Reading this post today by my friend Roba Al Assi had deeply moved me and brought tears to my eyes, I had to share this post to show the tragic and sad situation that we have reached to, heartbreaking indeed to see death everyday on the T.V screen as if it has become something normal, something that we got used to, what a shame!
By Roba Al Assi:
It’s always déjà vu.
The constant sense of foreboding. The constant drums of war.
The Gulf War: 1990
Sirens outside. The cartoons on TV turning into a red screen with a banshee-like wail. My dad checking the taped windows. My uncle showing my parents gas masks. Sitting in the backseat of the car for hours, watching the desert go by, as my father drove us from Riyadh to Amman, which was safer.
I was five years old. I don’t remember feeling fear. I was too young to understand war, after all. Too young to understand death. The fear translated to adrenaline. I remember the adrenaline.
The Second Intifada: 2000
Dead children on Al-Jazeera. More dead children on Al-Jazeera. More and more dead children on Al-Jazeera.
My dad calling his family in Palestine. The bad news, the bad news, the bad news from everywhere.
I was 15. I think that’s when I started becoming desensitized. That’s when death started feeling like déjà vu.
Riyadh Compound Bombings: 2003
It was my last year in highschool. It was past 11:00PM. I was trying to sleep. My dad receives a call. Bombing in Al-Hamra Compound! Al-Hamra compound, where we know so many people. It isn’t just death on TV anymore. It’s death of people we know.
The Palestinian community in Riyadh grieved. My mother’s face was yellow, when she came back from the funeral. Even the “Americans” in the statistics and in the news were actually Palestinians. Palestinians we knew, or Palestinians who knew someone we knew. The Palestinian community of Riyadh is tight-knit. The Palestinian community of Riyadh grieved.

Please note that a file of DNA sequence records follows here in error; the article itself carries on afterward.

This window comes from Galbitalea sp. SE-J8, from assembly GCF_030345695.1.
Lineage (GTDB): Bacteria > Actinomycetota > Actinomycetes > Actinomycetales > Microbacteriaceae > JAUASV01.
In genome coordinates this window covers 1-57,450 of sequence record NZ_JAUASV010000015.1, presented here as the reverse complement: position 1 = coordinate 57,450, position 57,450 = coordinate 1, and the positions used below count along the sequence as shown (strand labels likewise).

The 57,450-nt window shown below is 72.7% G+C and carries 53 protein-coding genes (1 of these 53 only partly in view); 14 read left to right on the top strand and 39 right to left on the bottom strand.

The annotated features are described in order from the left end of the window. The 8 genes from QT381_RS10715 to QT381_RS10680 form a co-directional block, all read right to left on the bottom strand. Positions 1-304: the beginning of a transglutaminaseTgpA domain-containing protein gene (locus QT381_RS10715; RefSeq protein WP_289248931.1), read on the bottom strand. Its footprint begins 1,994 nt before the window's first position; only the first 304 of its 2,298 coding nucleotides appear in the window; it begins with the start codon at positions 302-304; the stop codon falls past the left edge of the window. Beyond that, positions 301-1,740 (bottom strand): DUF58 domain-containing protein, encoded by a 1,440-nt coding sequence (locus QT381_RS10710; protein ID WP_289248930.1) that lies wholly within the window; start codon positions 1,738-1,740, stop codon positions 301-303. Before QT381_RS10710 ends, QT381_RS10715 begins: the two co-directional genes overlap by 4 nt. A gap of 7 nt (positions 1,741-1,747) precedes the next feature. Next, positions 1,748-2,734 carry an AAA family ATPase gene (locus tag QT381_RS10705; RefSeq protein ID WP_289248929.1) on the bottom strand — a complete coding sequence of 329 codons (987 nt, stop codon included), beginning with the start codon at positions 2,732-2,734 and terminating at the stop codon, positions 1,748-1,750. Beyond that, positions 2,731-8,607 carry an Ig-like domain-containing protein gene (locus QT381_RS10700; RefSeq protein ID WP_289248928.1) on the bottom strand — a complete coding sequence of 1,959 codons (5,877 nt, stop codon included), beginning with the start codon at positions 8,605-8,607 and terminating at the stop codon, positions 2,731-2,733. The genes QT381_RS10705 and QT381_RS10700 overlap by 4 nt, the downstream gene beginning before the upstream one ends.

My highschool was across the street from Al-Hamra compound. The windows of the school were broken. That’s how I finished my last year of highschool. Amidst cracked windows.
America’s Invasion of Iraq: 2003
My highschool graduation was 3 days away. My friends and I were happily planning for what was then the most exciting day of our lives. Then America invaded Iraq, and nothing was happy anymore.
I had Iraqi friends graduating with me, after all. We watched the news with sadness. We watched the news with pain.
Terrorism in Nablus: 2003
My father packed a bag and went to Nablus, and that wasn’t something he did often. A good friend of his was murdered, Baraa Al-Shakaa, in a booty-trapped car targeting his brother the mayor, Ghassan.
My brother was called Ghassan after a Ghassan Al-Shakaa. Not the mayor. His uncle, I believe.
I never saw my father as sad as he was that month.
Terrorism Strikes Amman: 2005
It was horrifying. Amman! Peaceful Amman. My city. My home. Three places, all within three kilometers of my house. Places I’ve been to so many times. In someone’s wedding. Fuck them.
Life changed after that.
Israel’s War on Lebanon: 2006
Misery. So many friends in Beirut. All panicking. All trying to escape. Fear. Misery. Hatred.
Israel’s War on Gaza: 2008
My father was dying in the hospital. I was sitting next to his bed, watching the news of Gaza on Al-Jazeera.
So. Many. Deaths.
I wondered what was easier. Knowing that your dad will be dead from cancer in a few days, or losing him suddenly in a bomb.
My dad died before the massacre was over.
Civil War in Syria: 2011
You know, your heart freezes. I guess it’s self-defense mechanism. But of course no mechanism is fail-proof. Especially when you’re talking about something that is SO CLOSE TO HOME. Too close to home. It’s painful. It rots your heart. Rots your soul.
This list doesn’t even include the revolutions of the Arab Spring, that have also claimed hundreds of innocent lives. Yemen. Bahrain. Egypt. Sudan. Libya. Tunisia. This is just the non-revolutionary list. The list that I witnessed with my own eyes, with my own friends, with my own family, and not the list that was always there on TV, still close to home.
Strange being Arab in these times.
I was a child once. An Arab child.
I was an Arab child who was told that there were Arab children, like me, dying. My Arab brothers and sisters.
I am not a child anymore. I’m still Arab though.
The Arab children still die by the hundreds. Arab children young enough to be my Arab children.
In times like these, I want to be here: